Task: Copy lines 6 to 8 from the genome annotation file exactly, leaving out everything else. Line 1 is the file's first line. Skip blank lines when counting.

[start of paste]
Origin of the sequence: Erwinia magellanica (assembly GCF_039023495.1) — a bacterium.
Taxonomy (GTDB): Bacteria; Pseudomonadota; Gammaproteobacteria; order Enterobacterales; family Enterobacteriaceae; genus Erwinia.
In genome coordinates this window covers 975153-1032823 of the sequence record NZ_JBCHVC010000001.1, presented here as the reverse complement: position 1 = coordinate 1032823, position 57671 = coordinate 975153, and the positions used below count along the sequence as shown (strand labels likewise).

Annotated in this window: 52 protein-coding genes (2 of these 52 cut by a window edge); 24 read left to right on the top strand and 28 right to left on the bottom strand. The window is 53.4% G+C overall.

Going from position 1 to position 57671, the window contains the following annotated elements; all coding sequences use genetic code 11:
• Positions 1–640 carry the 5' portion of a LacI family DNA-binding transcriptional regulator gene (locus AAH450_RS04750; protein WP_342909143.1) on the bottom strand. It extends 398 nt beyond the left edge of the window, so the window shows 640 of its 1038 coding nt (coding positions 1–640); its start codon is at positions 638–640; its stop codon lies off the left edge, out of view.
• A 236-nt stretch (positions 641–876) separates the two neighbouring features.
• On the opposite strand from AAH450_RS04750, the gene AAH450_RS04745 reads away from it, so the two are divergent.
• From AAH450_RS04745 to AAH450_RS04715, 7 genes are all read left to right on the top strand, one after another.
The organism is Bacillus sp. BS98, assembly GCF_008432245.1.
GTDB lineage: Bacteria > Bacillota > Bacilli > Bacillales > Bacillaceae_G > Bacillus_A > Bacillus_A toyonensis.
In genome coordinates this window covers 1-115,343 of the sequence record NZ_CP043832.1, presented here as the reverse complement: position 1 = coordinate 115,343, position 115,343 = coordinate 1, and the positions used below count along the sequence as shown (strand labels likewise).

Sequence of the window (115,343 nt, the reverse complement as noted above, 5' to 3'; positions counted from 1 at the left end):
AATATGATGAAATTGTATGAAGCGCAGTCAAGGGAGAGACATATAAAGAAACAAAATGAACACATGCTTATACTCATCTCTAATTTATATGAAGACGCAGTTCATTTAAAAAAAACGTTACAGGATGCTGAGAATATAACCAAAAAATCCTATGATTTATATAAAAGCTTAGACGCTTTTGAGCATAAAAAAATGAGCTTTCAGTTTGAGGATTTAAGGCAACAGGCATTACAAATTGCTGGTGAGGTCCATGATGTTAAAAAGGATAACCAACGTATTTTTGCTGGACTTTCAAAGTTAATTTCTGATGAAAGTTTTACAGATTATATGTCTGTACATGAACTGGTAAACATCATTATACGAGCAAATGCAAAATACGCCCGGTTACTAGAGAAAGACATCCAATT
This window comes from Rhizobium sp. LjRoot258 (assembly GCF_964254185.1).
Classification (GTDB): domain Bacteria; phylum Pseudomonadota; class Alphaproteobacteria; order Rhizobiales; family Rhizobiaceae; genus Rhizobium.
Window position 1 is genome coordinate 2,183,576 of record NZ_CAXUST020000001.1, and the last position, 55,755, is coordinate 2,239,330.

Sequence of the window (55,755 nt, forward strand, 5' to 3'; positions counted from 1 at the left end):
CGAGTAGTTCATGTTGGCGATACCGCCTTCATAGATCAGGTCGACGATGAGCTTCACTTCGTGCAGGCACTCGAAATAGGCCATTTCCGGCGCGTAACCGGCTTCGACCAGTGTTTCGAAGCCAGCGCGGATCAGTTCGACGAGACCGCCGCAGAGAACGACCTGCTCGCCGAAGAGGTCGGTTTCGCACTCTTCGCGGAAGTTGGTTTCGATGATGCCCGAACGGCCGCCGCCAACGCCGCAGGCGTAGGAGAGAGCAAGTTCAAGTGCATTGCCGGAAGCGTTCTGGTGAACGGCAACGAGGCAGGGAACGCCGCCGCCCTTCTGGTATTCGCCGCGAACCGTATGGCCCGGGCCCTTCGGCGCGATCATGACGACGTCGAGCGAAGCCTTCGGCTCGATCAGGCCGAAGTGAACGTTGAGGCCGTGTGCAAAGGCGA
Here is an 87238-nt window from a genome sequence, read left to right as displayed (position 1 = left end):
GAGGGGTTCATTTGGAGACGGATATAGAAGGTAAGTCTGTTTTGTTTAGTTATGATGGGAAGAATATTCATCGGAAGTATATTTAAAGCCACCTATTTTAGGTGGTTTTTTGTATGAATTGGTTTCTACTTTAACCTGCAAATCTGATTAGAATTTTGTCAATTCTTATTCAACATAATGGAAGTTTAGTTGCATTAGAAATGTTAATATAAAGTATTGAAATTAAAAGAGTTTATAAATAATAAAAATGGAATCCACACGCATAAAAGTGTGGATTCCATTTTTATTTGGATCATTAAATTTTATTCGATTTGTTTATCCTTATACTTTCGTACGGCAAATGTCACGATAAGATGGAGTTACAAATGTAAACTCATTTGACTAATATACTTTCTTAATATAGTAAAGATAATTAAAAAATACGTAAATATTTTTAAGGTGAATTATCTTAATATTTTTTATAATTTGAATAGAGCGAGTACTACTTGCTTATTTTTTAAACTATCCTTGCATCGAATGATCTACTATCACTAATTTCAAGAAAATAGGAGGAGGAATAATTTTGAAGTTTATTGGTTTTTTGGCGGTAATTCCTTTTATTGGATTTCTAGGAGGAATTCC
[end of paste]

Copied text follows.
• Positions 1–640 carry the 5' portion of a LacI family DNA-binding transcriptional regulator gene (locus AAH450_RS04750; protein WP_342909143.1) on the bottom strand. It extends 398 nt beyond the left edge of the window, so the window shows 640 of its 1038 coding nt (coding positions 1–640); its start codon is at positions 638–640; its stop codon lies off the left edge, out of view.
• A 236-nt stretch (positions 641–876) separates the two neighbouring features.
• On the opposite strand from AAH450_RS04750, the gene AAH450_RS04745 reads away from it, so the two are divergent.